Every defense knows what the problem is when facing Carolina's passing game. Solving it, however, remains elusive.
Carolina tight end Greg Olsen is a marked man entering every game, just as he was when the New Orleans Saints played Carolina in Week 3, and again will be when New Orleans (4-7) takes on the Panthers (11-0) on Sunday in the Mercedes-Benz Superdome.
If there was solace to be taken from his performance against the Saints at Bank of America Stadium – eight catches for a career-high 134 yards and two touchdowns, including 52- and 27-yard receptions – it was that New Orleans' defense isn't alone this season in having had trouble dealing with the 2014 Pro Bowler.
Olsen leads the Panthers with 53 catches for 788 yards and six touchdowns, and no teammate really is close to matching his numbers. He has 23 more catches, 343 more yards and two more touchdowns than Carolina's second-best in those respective categories.
He particularly was prickly for the Saints in the red zone; both touchdown catches covered 11 yards in the 27-22 victory, a game the Panthers didn't seal until Josh Norman's end zone interception of Luke McCown's pass attempt for Brandin Cooks with 1:09 left.
"What stood out to me was Olsen in the red area, and they hit some shot plays," Saints Coach Sean Payton said. "We've got to look closely and improve our red zone defense in a game like this.
"In the last five times these two teams have played, four of those five times the winner has won the red zone battle, and not had to settle for a field goal but been able to score touchdowns. They're doing a real fine job in the red area offensively. That's one of the things that we have to look closely at."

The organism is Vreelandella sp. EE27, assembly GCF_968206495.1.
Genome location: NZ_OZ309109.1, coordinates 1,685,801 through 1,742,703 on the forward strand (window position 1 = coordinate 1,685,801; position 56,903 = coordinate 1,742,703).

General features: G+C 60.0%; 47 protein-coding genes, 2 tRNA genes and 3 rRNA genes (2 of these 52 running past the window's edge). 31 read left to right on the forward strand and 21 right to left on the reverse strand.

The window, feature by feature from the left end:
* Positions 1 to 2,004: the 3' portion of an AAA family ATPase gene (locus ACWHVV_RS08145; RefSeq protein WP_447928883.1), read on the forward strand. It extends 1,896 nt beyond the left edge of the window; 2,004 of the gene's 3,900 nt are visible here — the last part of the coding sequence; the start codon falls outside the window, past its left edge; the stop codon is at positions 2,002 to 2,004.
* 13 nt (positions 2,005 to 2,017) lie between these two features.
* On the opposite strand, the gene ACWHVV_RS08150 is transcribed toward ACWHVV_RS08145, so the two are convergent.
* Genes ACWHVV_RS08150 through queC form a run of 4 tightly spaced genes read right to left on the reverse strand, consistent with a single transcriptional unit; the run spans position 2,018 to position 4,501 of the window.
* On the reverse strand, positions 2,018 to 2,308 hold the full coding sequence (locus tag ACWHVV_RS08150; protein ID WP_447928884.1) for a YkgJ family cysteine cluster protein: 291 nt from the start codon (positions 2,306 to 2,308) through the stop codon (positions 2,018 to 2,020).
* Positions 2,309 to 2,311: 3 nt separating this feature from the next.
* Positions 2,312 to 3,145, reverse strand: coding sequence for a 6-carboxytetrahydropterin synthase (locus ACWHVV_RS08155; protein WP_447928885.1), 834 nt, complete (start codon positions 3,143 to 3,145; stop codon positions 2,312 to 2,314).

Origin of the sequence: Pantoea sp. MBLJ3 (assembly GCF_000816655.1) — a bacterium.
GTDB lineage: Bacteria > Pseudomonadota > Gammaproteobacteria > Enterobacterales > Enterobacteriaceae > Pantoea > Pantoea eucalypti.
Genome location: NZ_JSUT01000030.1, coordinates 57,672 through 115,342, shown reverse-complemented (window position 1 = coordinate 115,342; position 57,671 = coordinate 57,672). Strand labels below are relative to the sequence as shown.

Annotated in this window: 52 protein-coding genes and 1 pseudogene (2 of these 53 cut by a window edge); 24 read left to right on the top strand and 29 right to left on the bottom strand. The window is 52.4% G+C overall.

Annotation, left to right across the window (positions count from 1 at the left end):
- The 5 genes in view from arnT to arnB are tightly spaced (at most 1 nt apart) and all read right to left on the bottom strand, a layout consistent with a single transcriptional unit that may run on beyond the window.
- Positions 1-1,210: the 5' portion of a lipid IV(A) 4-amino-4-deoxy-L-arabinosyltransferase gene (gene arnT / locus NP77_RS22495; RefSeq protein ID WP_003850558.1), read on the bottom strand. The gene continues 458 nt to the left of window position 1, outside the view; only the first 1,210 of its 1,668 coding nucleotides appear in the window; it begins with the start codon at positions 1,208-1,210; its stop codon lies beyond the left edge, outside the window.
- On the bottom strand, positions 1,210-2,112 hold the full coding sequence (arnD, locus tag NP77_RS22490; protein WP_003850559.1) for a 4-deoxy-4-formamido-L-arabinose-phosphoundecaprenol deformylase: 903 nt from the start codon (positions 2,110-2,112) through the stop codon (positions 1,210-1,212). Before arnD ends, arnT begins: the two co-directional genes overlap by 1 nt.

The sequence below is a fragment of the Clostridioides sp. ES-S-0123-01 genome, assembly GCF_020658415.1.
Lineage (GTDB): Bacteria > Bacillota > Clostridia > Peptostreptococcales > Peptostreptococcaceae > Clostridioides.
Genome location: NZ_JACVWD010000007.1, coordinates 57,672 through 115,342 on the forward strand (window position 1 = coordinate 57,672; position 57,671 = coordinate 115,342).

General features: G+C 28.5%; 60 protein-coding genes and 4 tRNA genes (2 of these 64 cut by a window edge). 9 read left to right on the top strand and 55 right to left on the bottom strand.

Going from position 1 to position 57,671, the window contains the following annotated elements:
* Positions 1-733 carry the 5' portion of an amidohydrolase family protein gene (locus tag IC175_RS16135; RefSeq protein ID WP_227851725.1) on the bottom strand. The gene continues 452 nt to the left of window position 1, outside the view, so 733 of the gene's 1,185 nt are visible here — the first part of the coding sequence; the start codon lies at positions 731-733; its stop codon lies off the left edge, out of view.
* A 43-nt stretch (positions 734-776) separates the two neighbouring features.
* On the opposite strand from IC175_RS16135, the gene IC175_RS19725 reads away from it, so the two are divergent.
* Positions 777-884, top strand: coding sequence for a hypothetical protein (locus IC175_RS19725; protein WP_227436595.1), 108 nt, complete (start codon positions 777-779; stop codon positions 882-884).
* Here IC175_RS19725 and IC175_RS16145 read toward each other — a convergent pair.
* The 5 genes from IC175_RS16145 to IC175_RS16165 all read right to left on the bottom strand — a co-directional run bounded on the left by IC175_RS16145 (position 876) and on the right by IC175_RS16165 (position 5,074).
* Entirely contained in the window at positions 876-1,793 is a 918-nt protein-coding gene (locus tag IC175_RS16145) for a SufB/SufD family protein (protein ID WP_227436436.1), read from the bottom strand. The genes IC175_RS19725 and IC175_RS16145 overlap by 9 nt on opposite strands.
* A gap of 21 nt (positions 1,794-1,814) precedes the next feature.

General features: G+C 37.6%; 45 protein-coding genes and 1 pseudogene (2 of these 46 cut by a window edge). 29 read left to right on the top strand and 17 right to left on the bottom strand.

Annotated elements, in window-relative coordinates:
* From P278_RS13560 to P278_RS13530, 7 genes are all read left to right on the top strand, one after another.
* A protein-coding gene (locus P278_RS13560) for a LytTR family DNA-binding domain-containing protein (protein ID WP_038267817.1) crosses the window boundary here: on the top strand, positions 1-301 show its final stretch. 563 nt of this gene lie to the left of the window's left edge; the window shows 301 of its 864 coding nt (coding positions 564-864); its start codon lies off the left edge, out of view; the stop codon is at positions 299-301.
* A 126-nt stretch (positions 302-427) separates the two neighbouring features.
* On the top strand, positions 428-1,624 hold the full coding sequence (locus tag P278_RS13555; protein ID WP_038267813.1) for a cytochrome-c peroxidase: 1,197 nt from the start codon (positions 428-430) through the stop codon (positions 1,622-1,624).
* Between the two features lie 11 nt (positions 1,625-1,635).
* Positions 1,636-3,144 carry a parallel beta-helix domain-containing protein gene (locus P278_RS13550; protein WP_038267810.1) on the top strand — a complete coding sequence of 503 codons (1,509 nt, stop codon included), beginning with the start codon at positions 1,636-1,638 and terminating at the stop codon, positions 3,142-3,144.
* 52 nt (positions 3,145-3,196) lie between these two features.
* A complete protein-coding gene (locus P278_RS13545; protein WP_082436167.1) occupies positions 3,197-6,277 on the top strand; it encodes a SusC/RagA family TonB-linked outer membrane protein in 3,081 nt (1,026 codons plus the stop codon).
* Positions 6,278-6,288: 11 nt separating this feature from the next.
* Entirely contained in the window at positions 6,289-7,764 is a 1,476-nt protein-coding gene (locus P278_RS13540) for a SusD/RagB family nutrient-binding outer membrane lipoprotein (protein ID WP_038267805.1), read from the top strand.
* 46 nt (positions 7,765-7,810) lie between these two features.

Looking closely at that means looking closely at Olsen, the main target of Carolina quarterback Cam Newton and a significant problem for every Panthers opponent.
He caught seven passes for 131 yards and against Seattle, including the game-winning, 26-yard touchdown pass with 32 seconds left in a 27-23 win over the Seahawks. He had four catches for 66 yards and a touchdown against Green Bay, and six for 79 yards and a score against Indianapolis.
Olsen is the second-most productive tight end in the league, ranking behind New England's Rob Gronkowski (57 catches, 931 yards and nine touchdowns).
"Greg means a lot, because he's so trustworthy at any time of the game," Newton said. "He just steps up to the plate and does his job.
"We want to attack the defense as best we can and if those guys possess opportunities for us to attack them downfield, we want to do that."
Panthers Coach Ron Rivera said the philosophy is a simple one.
"Greg is one of those route-running tight ends that you have to pay attention to," Rivera said. "If teams are going to play single high or some sort of quarters coverage, it's one of those things where the safety does have to pay attention to where he is. He can't favor way too much to the receiver's side, he always has to be aware of Greg's ability to get vertical.
"So it forces the safeties to play honestly. If they do cheat one way or the other and Cam sees it, he can go opposite of where the safety is leaning."
Clearly, the direction in which Newton leans is toward Olsen when Carolina throws. The Saints will counter with several defenders, one of whom could be safety Kenny Vaccaro.
"He's a good player," Vaccaro said. "I think he's an all-around tight end. I think his blocking has gotten better. He can run a lot of routes and variations of routes from the tight end position.
"He's got good speed – his whole career, he has done a great job with that. He's a good player."
Second gallery of photos from the New Orleans Saints vs Carolina Panthers game at Bank of America Stadium. Photos by Michael C. Hebert (New Orleans Saints photos)